In our lectures we have discussed that reglucosylation of the protein-linked oligosaccharide mannose9-N-acetylglucosamide2 (M9N2, M = mannose, N = N-acetylglucosamine) by UDP- glucose glycoprotein glucosyltransferase (UGGT) using UDP-glucose as glucose donor can trigger a second round of interaction of a folding protein with the lectin chaperones calnexin and calreticulin. We have also discussed that comparatively slow demannosylation of protein- linked M9N2 to successively demannosylated species such M8N2, M7N2, M6N2, and M5N2, are superimposed over the deglucosylation-reglucosylation cycle and ultimately targets slowly folding glycoproteins to the ER-associated protein degradation machinery.
In this summative assessment you will analyse and interpret some of the experimental evidence for this model of the calnexin/calreticulin cycle.


1. Figure 1 shows the profile of protein-linked oligosaccharides that were radioactively labelled in vivo by incubation of rat liver cells (Figure 1A), common bean seedlings (Figure 1B), or yeast cells (Figure 1C) for ~20 min with [U-14C]-D-glucose (U stands for ‘universal’, meaning that the radioactive isotope 14C of carbon has been incorporated equally into all six positions of the carbon atom in the glucose molecule).
After lysis of cells, protein-linked oligosaccharides were released from proteins by digestion with endoglycosidase H (Endo H). Release of oligosaccharides from proteins with Endo H leaves the terminal N-acetylglucosamine on the protein. For example, for the protein-linked oligosaccharide G3M9N2, Endo H will release the oligosaccharide G3M9N, for the protein-linked oligosaccharide M9N2 Endo H will release M9N, and for protein- linked M8N2 Endo H will release M8N.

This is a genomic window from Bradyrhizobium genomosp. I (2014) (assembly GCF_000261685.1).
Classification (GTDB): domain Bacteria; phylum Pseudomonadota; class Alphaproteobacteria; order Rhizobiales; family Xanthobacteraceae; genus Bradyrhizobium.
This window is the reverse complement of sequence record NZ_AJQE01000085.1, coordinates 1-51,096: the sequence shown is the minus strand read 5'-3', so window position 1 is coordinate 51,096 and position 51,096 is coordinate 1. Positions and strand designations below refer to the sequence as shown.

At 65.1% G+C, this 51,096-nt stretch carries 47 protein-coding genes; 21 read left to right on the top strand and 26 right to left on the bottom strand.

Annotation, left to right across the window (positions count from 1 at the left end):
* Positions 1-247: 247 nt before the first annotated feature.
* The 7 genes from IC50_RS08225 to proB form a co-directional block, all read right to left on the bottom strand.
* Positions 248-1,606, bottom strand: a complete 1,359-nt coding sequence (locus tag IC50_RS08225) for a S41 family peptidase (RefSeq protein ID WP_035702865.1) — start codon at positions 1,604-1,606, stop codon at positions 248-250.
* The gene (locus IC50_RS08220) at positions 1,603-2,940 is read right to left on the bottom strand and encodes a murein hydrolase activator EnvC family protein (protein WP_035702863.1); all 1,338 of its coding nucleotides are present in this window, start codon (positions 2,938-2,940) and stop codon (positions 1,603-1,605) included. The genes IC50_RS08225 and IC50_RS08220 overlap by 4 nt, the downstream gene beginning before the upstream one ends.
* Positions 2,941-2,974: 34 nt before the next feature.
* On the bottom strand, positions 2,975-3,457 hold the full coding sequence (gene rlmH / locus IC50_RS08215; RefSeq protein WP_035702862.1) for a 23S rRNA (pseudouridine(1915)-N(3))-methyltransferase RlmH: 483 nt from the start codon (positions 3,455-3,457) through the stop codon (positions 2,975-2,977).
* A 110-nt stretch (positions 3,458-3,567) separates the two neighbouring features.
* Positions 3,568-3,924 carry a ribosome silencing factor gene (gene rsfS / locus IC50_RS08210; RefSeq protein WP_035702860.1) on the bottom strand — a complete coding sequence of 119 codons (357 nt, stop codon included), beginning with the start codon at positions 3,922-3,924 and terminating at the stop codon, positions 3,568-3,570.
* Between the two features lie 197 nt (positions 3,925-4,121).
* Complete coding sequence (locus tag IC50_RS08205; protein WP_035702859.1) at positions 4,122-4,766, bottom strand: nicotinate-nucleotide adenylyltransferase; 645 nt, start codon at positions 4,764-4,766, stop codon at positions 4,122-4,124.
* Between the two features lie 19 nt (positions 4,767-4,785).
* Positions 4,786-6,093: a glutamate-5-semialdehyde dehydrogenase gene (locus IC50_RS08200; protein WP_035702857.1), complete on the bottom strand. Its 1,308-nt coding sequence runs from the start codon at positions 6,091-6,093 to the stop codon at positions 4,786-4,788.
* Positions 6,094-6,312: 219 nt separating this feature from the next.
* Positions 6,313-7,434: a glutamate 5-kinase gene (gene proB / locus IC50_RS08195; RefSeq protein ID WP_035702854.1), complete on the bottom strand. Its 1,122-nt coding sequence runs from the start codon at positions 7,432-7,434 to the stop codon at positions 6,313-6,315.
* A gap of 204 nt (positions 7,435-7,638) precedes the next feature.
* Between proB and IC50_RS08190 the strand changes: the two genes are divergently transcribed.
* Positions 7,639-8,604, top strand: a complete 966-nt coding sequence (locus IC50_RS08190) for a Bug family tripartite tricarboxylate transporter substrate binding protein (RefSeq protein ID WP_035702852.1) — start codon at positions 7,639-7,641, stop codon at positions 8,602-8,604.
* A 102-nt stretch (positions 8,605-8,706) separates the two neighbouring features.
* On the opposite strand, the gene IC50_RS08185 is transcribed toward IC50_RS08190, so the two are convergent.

The released oligosaccharides were then separated by a chromatographic technique, and their carbohydrate (sugar) composition identified by comparing their migration during the chromatography to standards of known carbohydrate composition and structure (Figure 1).
a) Based on the data shown in Figure 1, which cells show incorporation of [U-14C]- glucose into the protein-linked oligosaccharide glucose1-mannose9-N- acetylglucosamine2 (G1M9N2, G = glucose, M = mannose, N = N- acetylglucosamine) (10 % of the marks)?
b) For yeast cells (Figure 1C), how may you explain the formation of radioactively labelled M9N and M8N when the cells are labelled with [U-14C]-glucose (10 % of the marks)?

2. Further investigation shows that all of the radioactivity in G1M8N and G1M7N, where synthesised (Figure 1) resides in the glucose residue; no radioactivity is found in any of the mannose residues or the N-acetylglucosamine residue. Two explanations for formation of G1M8N2 and G1M7N2 are proposed: